Our Founder, Peter Cohen, and Director of Sales, Manuel Flores, recently took a trip to the islands of Tahiti. We thought it would be fun to share some of the photos they took while visiting a couple of the farms where we source our premium vanilla. Peter and Manuel managed to catch up with our farmers and partner for a tour of the curing process. All in all, their travels took them to 6 of the 118 islands of French Polynesia: Moorea, Tahaa, Raiatea, Bora Bora, Huahine, and back to the capital Papeete on the island of Tahiti.
Here, well take a look at how the beans are grown and cured.
Vanilla from Tahiti is the fruit of a flowering orchid vine, vanilla tahitensis. Vanilla requires warmth and humidity which is why Tahiti makes for the perfect home to grow our favorite spice.
In the wild, vanilla vines climb on trees, but on the farm they climb on stakes. The vines are protected from varmints by netting.
After the vines are planted, it takes two or three years for to mature and produce flowers. The vines flower only once between the months of July and September. Pollination must be done by hand to ensure the production of fruit. After the flower has been fertilized, the beans grow to full length within two months, and reach final maturity in nine months. The beans are harvested by hand when they turn a yellowish brown color.
Unlike other species of vanilla, the vanilla tahitensis bean does not split at maturity, allowing the beans aromas and flavors to be fully developed by the time they are harvested.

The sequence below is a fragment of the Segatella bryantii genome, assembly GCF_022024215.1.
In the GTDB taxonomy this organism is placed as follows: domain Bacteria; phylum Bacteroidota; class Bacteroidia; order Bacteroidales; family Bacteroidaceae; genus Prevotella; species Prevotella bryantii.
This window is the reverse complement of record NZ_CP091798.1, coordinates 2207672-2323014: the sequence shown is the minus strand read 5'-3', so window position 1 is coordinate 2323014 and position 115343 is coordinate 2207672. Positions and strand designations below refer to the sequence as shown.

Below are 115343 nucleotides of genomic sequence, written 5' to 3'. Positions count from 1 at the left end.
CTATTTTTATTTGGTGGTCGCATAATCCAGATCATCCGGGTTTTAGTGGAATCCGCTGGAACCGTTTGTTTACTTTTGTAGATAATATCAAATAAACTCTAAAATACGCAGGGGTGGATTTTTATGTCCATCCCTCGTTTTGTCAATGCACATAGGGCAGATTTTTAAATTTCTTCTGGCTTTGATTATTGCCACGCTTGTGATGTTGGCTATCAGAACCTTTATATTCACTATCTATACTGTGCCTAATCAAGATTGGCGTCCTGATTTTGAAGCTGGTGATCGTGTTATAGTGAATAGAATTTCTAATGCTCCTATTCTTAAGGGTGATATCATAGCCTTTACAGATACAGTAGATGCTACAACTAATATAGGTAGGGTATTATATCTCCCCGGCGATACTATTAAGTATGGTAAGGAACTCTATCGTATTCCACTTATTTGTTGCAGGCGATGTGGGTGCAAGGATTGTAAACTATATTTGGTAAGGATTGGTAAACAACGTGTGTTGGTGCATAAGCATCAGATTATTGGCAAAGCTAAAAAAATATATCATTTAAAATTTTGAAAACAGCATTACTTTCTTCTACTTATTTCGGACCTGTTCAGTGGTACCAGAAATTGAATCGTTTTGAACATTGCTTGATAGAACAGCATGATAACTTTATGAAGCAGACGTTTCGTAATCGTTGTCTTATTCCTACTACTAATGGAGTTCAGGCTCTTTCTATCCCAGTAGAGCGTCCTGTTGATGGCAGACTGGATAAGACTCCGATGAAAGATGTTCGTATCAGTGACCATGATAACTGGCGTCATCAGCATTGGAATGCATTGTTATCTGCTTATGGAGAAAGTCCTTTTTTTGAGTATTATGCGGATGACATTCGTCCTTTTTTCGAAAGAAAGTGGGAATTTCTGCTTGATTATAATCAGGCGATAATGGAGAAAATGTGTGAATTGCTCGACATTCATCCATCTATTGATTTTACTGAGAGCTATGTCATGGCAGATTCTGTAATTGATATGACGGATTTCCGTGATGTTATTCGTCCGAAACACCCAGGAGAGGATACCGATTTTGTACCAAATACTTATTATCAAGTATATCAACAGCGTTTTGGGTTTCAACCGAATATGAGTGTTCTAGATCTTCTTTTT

Now begins the four-five month process of curing the beans. This is how our farmer/partner cures the beans in six phases:
- Browning – The mature beans are stacked in a cool place until they are completely brown for five to ten days.
- Rinsing – Only in Tahiti are the beans are rinsed in clear water.
- Sunshine – The beans are exposed to gentle morning sun for three to four hours per day, for about one month. During the rest of the day, the beans are stored in cloth and put into crates to promote transpiration. Little by little, the beans will lose weight and shrink. Throughout this phase, the beans are smoothed and flattened by hand, between the thumb and the index finger.
- Air drying – When the vanilla has received sufficient sunlight, it is left to dry in a shaded and ventilated place for 40 days to lower its moisture content.
- Packing – The vanilla is sorted by length and quality.
- Maturation or refining – The final stage takes place in the cases where the vanilla is stored. Its taste and fragrance will be greatly enhanced and refined. This stage lasts from 60 to 90 days.
The beans catch some rays in the sunshine phase when they will lose moisture and concentrate their flavor and aroma.
The beans are sorted for length and quality.
After sorting, the beans are ready for the final stage of refining the flavor and fragrance over a period of 60-90 days.
Now you may have some small inkling as to why premium Tahitian vanilla is such a luxury. It literally takes years of hand work to bring the delightful, delicate flavors and aromas to your table.
Get top-quality Tahitian vanilla beans here.